With the defeat of Germany in the Second World War, the scientists feared that Nazi SS officers would use them as hostages to negotiate with the Allies, or would kill them so that they could not help the Allies. The scientists had the choice of surrendering or being captured. I was ordered to pick up a rocket scientist who wanted to surrender and his technical equipment.
A corporal and I drove to the designated street corner in Magdenburg to meet the scientist. He was neatly dressed in civilian clothes, wore a hat, looked about 35 years of age and spoke good English. The German willingly climbed into the truck to go about eight miles to Leipzig to pick up his equipment. When we arrived in Leipzig, the scientist pointed out the garage where he stored technical equipment. He asked permission to enter the house. Knowing that other Germans occupied the house, I feared the consequences if the scientist joined them. I hesitated before replying, "No, you can't enter the house, but you may ask one person to come outside."
A colleague joined the scientist. They had a long discussion in German, which I did not understand. Finally the scientist said, "You may load the equipment on the truck." I backed the vehicle to the garage to load boxes and parts. I sighed with relief as we drove off - but I failed to anticipate the scientist's next move.
We were still in Leipzig when the scientist said, "1 will not go unless I see my wife. She resides on a farm in the hills, about 10 miles from here." Knowing that the scientist must not fall into Russian hands, I decided to take the side trip. When we reached the farm, the German entered the house. He returned to say, "I'm taking my wife and baby."
We loaded a baby crib and other family possessions on the truck and rearranged the equipment to make his wife comfortable in the back of the enclosed canvas-top truck. We drove approximately 90 miles to the planned meeting place, a railroad station.
Upon arrival, two Army officers in a jeep directed us to a special train waiting on the tracks. The officers escorted the scientist and his family to a passenger car; the corporal and I loaded the technical equipment in a baggage car. Just as soon as we had finished loading, the train pulled out.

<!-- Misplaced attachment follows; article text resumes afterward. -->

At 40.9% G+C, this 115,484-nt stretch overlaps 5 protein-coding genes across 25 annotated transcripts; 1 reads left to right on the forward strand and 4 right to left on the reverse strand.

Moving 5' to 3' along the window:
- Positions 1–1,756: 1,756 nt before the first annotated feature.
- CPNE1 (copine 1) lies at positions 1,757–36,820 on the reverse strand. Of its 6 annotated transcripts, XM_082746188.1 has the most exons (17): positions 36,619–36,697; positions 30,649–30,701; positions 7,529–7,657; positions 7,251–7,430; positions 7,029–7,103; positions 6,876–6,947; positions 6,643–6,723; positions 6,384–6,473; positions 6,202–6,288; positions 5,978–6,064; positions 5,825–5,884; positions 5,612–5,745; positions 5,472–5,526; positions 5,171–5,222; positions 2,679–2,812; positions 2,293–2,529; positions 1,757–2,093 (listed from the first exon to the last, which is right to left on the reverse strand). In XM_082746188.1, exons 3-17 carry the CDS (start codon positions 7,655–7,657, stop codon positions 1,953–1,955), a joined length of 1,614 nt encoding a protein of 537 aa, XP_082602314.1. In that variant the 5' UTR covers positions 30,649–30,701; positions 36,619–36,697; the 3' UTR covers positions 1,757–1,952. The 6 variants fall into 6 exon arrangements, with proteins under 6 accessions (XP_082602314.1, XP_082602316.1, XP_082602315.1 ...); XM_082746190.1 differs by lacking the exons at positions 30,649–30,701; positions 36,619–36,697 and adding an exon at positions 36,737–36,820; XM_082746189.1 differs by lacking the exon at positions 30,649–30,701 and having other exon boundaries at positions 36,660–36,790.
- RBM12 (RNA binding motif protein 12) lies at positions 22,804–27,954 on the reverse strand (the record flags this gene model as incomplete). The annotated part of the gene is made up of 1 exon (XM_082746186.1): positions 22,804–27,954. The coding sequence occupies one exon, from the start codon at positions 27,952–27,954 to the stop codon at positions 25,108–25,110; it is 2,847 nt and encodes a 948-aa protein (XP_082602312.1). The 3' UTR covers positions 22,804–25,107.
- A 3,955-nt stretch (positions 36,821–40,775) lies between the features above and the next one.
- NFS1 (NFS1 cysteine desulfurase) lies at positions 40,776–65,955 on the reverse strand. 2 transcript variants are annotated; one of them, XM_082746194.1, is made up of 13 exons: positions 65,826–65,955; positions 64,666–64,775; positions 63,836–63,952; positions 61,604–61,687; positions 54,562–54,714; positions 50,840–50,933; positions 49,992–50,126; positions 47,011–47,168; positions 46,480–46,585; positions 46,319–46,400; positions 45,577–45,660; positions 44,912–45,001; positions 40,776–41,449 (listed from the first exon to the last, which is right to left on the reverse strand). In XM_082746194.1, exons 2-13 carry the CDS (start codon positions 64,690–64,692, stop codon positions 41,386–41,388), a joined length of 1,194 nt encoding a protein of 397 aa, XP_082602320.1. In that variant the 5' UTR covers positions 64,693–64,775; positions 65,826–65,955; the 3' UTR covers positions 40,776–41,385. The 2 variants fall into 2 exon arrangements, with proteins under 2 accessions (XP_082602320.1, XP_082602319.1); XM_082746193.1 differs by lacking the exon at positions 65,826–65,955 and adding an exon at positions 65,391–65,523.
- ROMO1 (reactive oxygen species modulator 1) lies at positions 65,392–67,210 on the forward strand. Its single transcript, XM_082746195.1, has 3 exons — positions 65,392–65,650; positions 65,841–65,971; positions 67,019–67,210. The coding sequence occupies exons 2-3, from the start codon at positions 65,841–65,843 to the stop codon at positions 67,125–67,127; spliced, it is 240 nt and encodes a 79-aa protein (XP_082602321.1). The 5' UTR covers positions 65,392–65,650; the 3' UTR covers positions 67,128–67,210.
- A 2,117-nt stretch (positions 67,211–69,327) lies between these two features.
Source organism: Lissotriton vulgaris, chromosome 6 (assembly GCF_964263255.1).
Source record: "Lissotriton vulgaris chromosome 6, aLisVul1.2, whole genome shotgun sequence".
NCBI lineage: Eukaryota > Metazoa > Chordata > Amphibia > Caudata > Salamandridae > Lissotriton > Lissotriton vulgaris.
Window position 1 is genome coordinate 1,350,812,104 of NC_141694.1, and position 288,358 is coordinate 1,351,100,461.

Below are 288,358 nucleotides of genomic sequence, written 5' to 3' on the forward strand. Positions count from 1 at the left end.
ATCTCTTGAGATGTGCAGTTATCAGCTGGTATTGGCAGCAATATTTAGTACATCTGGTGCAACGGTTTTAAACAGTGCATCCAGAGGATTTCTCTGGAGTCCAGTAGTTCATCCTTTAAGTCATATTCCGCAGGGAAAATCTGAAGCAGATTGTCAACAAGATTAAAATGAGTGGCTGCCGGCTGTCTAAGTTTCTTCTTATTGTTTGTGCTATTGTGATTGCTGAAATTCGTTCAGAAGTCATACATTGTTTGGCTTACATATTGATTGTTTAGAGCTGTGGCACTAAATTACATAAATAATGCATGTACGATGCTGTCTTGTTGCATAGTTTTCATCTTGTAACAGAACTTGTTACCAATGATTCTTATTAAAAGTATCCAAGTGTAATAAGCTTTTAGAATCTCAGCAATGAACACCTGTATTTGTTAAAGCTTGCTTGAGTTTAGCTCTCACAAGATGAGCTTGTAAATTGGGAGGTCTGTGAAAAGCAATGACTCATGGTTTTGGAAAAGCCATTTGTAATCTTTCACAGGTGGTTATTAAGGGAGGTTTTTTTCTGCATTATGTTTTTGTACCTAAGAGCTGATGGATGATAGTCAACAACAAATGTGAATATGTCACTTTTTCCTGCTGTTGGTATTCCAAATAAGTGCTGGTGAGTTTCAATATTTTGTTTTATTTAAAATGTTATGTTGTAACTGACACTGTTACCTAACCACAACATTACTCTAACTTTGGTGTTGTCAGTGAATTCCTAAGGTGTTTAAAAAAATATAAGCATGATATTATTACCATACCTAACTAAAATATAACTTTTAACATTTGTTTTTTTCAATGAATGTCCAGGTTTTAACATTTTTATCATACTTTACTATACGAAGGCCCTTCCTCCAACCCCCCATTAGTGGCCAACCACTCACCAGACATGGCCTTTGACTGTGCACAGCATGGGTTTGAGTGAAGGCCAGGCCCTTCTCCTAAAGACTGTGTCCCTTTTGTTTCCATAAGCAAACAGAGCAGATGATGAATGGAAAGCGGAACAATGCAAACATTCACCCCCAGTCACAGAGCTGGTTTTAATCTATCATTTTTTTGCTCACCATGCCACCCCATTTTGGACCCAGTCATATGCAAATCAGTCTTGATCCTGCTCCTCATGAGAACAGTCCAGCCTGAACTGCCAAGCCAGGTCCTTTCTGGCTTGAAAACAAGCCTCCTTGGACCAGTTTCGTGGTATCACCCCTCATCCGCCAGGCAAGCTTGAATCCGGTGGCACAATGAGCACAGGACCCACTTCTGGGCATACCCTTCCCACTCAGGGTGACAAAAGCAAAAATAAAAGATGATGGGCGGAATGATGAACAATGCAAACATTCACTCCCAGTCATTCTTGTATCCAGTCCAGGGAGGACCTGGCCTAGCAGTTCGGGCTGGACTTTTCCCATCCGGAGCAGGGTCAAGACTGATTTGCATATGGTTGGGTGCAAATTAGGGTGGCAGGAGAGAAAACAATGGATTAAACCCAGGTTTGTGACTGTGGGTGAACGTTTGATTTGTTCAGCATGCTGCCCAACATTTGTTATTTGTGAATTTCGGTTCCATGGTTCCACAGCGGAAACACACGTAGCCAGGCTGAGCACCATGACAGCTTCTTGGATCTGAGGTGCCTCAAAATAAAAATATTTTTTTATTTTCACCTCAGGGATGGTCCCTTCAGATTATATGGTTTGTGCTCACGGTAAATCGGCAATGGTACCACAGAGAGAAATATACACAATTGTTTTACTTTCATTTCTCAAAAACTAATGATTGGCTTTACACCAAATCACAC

Watching the train in the distance, I reflected on the fact that from about 10 a.m. to dusk, I had participated in international looting in eastern Germany just hours before the Russians took over.
Of course, I did not know then that the German scientist was the late Wernher von Braun. He, his brother Magnus, and 113 other talented members of the German rocket team - along with
V-2 parts and almost 14 tons of V-2 paperwork - were transported to the United States.
Robert P. Anderson
Back in 1955 a call went out from the editors of the then Capper’s Weekly asking for readers to send in articles on true pioneers. Hundreds of letters came pouring in from early settlers and their children, many now in their 80s and 90s, and from grandchildren of settlers, all with tales to tell. So many articles were received that a decision was made to create a book, and in 1956, the first My Folks title – My Folks Came in a Covered Wagon – hit the shelves. Nine other books have since been published in the My Folks series, all filled to the brim with true tales from Capper’s readers, and we are proud to make those stories available to our growing online community.